Distillers feed products enhance cattle diet
Extensive research indicates that a cattle feed ration of treated corn stover mixed with distillers feed from ethanol plants can reduce feed costs for cattle feeders. Research conducted by a team from the Department of Animal Science at the University of Nebraska is focusing on the use of corn stover in combination with high protein distillers feed from ethanol plants. The goal is to continue providing livestock feeders with options for optimizing feeding efficiency.
The current feed optimization project includes a pretreatment for corn stover that enhances digestibility. The process includes pretreatment of corn stover with calcium hydroxide. The calcium is needed by cattle in feedlot diets. Increased digestibility of the corn stover helps to create a more efficient feed ration when the stover is combined with distillers feed. As a result, livestock feeders have another option for efficiently using corn residue in a feed ration that incorporates readily available ingredients.
The availability of distillers feed products from Nebraska ethanol plants has consistently proven to be an advantage to cattle feeders. Distillers feeds are high in protein and when combined with poor quality roughage still produce excellent results in cattle feed rations. During drought conditions in 2008 and 2012 the availability of distillers feeds has provided a valuable option for livestock feeders. Poor quality roughage can be more readily used in a productive livestock feed ration when combined with distillers feed according to nutritionists.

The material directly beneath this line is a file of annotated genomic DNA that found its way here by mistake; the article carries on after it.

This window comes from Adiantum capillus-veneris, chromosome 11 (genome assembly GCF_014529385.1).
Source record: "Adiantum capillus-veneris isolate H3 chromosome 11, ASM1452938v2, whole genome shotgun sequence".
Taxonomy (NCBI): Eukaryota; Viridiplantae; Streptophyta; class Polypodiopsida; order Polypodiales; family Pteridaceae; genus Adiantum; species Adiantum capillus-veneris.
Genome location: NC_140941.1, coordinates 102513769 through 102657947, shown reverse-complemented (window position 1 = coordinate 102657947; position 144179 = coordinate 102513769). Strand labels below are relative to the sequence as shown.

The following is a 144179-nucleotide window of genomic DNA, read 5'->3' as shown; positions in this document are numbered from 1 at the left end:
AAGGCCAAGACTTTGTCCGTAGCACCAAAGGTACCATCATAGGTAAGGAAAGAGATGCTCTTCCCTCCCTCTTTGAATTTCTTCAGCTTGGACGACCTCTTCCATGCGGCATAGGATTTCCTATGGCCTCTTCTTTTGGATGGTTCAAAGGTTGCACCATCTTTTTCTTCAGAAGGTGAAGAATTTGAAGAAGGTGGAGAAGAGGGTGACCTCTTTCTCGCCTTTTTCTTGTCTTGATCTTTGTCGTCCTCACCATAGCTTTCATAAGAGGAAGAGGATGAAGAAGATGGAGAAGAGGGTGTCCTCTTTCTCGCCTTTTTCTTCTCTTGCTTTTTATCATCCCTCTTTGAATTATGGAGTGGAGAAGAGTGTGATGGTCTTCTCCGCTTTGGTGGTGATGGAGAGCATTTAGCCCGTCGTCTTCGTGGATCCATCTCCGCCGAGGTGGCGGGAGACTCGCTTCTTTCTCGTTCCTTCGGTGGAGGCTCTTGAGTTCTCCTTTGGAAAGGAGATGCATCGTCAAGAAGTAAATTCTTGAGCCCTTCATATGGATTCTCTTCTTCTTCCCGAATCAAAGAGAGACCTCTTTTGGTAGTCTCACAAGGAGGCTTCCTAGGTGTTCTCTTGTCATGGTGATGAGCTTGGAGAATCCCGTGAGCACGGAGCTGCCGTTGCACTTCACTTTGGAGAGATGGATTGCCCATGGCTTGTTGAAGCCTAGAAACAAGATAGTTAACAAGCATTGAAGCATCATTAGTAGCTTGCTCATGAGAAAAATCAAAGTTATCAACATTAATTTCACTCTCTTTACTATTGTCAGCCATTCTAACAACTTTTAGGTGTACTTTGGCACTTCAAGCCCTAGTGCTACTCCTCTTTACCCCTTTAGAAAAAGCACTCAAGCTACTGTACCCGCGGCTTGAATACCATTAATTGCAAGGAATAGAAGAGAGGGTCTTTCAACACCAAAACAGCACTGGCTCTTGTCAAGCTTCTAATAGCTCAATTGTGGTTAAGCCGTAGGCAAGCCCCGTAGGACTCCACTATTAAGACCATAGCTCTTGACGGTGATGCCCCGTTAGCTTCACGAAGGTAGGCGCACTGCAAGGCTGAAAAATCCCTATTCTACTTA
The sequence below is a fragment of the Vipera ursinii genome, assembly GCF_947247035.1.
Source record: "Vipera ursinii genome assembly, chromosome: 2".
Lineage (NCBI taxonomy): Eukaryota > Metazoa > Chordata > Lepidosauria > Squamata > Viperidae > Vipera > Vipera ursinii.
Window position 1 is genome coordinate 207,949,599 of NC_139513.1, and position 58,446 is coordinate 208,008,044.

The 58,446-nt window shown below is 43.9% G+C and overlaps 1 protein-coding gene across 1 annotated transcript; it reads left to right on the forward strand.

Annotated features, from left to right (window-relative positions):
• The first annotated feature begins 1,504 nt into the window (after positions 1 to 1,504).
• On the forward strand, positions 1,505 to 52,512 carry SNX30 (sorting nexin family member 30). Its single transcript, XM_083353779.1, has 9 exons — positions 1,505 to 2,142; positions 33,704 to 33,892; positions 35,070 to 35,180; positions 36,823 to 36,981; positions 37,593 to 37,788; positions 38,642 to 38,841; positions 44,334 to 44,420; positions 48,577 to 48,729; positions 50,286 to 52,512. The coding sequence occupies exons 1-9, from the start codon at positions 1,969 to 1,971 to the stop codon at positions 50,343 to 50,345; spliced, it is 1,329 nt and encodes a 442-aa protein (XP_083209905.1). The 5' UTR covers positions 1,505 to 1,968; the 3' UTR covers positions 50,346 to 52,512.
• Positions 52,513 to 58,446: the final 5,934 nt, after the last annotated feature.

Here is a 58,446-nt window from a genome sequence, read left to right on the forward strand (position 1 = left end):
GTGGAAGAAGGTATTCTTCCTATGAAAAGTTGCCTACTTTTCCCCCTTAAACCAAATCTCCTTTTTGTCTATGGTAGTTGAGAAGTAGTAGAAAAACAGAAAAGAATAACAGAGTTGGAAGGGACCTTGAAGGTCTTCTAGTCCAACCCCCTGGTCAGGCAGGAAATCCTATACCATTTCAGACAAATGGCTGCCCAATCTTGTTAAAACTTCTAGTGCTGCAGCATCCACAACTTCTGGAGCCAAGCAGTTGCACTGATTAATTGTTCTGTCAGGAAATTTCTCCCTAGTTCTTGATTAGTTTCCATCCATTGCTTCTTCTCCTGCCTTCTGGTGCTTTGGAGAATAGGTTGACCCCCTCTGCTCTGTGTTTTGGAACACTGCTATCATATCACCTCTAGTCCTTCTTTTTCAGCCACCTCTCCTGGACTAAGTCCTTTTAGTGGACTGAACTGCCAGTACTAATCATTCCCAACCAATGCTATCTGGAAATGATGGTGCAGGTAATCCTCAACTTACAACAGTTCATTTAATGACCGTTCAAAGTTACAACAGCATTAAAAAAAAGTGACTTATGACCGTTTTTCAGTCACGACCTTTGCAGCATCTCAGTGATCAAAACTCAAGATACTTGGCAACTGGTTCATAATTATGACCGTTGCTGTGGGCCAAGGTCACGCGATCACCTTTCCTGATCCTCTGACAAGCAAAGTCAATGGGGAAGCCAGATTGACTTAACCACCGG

The evolving research by the University of Nebraska suggests that the innovative practice of using the alkaline pretreatment on corn residues may offset corn in feedlot diets. This practice is expected to receive close attention by livestock feeders who may wish to offset corn use in livestock diets with other feed ingredients that are less expensive but in some cases more efficient.